East meets West: A fountain isn’t the only means to bring flowing water inside. Try out a freestanding or built-in water wall, a trough which recirculates an indoor-outdoor rain shower. Or get creative and select artwork that depicts flowing waves or water — it’s the next best thing to the actual wet material.
Tracy Stone AIA
Design Secret: Plants
Introducing a touch of living greenery infuses a Japanese-style inside with energy. Pick traditional plants such as bonsai and bamboo, potted in sleek, minimalist containers made of wood, rock or another organic material. Keep the palette focused — green foliage is much more suitable than the usual bounty of colorful blooms.
East meets West: Want to venture outside classic Japanese plants? Bring in specimens which match the character’s sleek, minimalist look: horsetail, ornamental grasses and much more. Or research ikebana, the time-honored art of flower arranging (and there’s no shame in getting the gentleman pinch-hit if you’re all thumbs when it comes to floral design).
Style Secret: Rocks and Stones
There’s that link with nature again. Rocks are central to Japanese style, and they’re most commonly found in conventional rock gardens. Smooth, polished stones, such as river stones, best match the serene and fluid feel of a Japanese distance.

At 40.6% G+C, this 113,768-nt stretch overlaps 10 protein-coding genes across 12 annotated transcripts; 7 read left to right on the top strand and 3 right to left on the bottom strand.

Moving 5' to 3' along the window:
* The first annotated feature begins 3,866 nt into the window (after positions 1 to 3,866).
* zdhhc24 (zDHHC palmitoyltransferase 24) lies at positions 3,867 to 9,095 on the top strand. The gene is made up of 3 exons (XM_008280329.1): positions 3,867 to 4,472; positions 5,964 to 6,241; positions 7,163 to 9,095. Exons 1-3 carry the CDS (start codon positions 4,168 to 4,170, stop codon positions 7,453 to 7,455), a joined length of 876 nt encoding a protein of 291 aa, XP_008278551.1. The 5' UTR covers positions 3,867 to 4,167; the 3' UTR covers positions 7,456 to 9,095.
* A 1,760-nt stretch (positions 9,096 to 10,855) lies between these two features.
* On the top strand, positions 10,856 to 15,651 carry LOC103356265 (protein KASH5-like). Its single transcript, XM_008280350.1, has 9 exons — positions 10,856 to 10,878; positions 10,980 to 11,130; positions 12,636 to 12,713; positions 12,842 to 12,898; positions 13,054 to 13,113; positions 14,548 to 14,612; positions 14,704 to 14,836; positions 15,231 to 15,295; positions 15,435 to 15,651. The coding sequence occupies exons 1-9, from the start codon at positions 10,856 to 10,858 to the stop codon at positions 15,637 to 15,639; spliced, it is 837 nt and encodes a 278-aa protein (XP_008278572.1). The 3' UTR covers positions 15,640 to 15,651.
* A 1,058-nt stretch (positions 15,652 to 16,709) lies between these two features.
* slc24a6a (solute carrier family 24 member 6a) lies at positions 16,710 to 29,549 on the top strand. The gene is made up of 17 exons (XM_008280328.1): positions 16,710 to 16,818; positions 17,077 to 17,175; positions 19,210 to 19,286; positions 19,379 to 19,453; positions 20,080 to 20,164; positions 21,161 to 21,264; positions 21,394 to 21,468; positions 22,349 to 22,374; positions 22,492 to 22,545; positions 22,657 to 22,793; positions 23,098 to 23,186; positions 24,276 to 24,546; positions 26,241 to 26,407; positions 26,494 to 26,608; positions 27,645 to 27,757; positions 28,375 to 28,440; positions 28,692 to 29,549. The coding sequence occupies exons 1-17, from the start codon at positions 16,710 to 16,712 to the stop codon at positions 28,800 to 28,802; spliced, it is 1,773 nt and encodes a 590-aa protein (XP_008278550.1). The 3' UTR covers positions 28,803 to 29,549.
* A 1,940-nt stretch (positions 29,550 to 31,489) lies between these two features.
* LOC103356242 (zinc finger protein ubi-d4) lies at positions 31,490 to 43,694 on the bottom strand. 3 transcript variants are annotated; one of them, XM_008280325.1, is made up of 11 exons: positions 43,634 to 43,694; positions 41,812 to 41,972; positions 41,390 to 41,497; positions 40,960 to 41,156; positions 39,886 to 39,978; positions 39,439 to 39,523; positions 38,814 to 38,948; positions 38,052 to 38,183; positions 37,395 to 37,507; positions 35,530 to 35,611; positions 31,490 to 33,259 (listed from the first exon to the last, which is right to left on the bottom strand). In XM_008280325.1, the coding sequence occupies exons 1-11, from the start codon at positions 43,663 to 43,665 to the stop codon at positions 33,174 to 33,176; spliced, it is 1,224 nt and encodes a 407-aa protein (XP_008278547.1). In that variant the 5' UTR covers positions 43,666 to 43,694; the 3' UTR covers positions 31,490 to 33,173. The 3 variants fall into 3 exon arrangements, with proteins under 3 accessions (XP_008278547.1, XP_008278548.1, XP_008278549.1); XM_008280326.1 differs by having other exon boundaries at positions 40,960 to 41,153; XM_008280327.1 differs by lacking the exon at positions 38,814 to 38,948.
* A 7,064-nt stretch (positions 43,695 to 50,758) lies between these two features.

East meets West: By all means put in a rock garden to your landscape, but expand the use of stones to your inside also. Use them to accent tile in a bathroom, as a flooring surface or even as a wall covering.
BiglarKinyan Design Planning Inc..
Style Secret: Tatami Mats
Made of woven rushes, tatami mats would be the most bizarre Japanese floor covering, and they symbolize Japanese style in a way that few other items can. They are minimalist and sleek, helping ground the distance in calmness.
Traditionally, tatami mats have been arranged in very particular sizes and patterns according to the measurements of the area, however there’s no need to adhere to old principles — select the mat which works best for the area.
East meets West: Believe past the Ground. Hung on the wall in precisely the exact same way that you might mount a rug or quilt, tatami mats punctuate a space with quiet tone and feel. You might even use them as table runners or coverings.
Michael Fullen Design Group
Design Secret: Sculptural Lighting
Natural lighting drives Japanese style, but fixtures with clean profiles and minimalist lines stand in following the sun sets. Herea Japanese cricket lamp hangs pendant style over a floating nightstand, rather than a more conventional table lamp. You could also pick iconic fixtures which evoke the soul of Japanese decoration, such as the Nelson necklace lamp.
East meets West: Hanging paper lanterns are quintessentially Japanese, but think beyond garden parties and kids’ rooms. Lots of specialty and chain retailers (think Ikea, Crate & Barrel, West Elm) carry simple paper lamps which combine nicely with the Japanese aesthetic.